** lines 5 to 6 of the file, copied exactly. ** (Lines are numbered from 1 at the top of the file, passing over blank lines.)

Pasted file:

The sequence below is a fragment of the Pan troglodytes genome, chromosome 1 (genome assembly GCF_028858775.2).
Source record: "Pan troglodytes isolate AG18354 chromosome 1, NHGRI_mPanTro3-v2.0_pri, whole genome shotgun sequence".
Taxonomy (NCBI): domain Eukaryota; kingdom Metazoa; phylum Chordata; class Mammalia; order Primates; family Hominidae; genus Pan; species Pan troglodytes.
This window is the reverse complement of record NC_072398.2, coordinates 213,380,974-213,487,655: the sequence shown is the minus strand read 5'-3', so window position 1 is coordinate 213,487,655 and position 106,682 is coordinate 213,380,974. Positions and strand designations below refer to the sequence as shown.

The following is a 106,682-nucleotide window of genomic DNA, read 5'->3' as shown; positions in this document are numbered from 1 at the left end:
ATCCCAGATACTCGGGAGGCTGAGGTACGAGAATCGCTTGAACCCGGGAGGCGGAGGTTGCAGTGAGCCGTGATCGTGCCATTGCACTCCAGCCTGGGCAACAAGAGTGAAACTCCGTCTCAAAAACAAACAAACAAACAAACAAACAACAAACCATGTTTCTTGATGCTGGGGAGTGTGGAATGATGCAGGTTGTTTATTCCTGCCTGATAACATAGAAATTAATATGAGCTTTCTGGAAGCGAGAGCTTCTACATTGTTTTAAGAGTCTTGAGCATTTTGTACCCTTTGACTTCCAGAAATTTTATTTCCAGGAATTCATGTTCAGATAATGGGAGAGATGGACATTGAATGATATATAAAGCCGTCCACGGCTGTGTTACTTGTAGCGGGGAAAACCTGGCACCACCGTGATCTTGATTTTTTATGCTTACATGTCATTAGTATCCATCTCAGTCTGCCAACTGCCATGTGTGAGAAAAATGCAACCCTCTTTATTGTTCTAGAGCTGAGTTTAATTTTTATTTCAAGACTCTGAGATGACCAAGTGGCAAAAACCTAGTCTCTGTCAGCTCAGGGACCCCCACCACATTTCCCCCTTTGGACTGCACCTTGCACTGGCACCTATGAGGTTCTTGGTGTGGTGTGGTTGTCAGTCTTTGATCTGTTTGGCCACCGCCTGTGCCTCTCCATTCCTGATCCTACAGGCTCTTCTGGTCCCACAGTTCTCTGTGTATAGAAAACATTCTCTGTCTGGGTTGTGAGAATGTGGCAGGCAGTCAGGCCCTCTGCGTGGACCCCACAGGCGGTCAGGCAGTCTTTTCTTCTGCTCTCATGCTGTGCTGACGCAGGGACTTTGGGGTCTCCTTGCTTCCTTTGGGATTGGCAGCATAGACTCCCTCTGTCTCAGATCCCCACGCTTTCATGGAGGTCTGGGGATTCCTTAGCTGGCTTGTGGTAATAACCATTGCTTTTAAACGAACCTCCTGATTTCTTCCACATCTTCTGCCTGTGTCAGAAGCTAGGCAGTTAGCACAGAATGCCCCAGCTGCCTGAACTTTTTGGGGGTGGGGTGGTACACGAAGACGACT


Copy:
The following is a 106,682-nucleotide window of genomic DNA, read 5'->3' as shown; positions in this document are numbered from 1 at the left end:
ATCCCAGATACTCGGGAGGCTGAGGTACGAGAATCGCTTGAACCCGGGAGGCGGAGGTTGCAGTGAGCCGTGATCGTGCCATTGCACTCCAGCCTGGGCAACAAGAGTGAAACTCCGTCTCAAAAACAAACAAACAAACAAACAAACAACAAACCATGTTTCTTGATGCTGGGGAGTGTGGAATGATGCAGGTTGTTTATTCCTGCCTGATAACATAGAAATTAATATGAGCTTTCTGGAAGCGAGAGCTTCTACATTGTTTTAAGAGTCTTGAGCATTTTGTACCCTTTGACTTCCAGAAATTTTATTTCCAGGAATTCATGTTCAGATAATGGGAGAGATGGACATTGAATGATATATAAAGCCGTCCACGGCTGTGTTACTTGTAGCGGGGAAAACCTGGCACCACCGTGATCTTGATTTTTTATGCTTACATGTCATTAGTATCCATCTCAGTCTGCCAACTGCCATGTGTGAGAAAAATGCAACCCTCTTTATTGTTCTAGAGCTGAGTTTAATTTTTATTTCAAGACTCTGAGATGACCAAGTGGCAAAAACCTAGTCTCTGTCAGCTCAGGGACCCCCACCACATTTCCCCCTTTGGACTGCACCTTGCACTGGCACCTATGAGGTTCTTGGTGTGGTGTGGTTGTCAGTCTTTGATCTGTTTGGCCACCGCCTGTGCCTCTCCATTCCTGATCCTACAGGCTCTTCTGGTCCCACAGTTCTCTGTGTATAGAAAACATTCTCTGTCTGGGTTGTGAGAATGTGGCAGGCAGTCAGGCCCTCTGCGTGGACCCCACAGGCGGTCAGGCAGTCTTTTCTTCTGCTCTCATGCTGTGCTGACGCAGGGACTTTGGGGTCTCCTTGCTTCCTTTGGGATTGGCAGCATAGACTCCCTCTGTCTCAGATCCCCACGCTTTCATGGAGGTCTGGGGATTCCTTAGCTGGCTTGTGGTAATAACCATTGCTTTTAAACGAACCTCCTGATTTCTTCCACATCTTCTGCCTGTGTCAGAAGCTAGGCAGTTAGCACAGAATGCCCCAGCTGCCTGAACTTTTTGGGGGTGGGGTGGTACACGAAGACGACT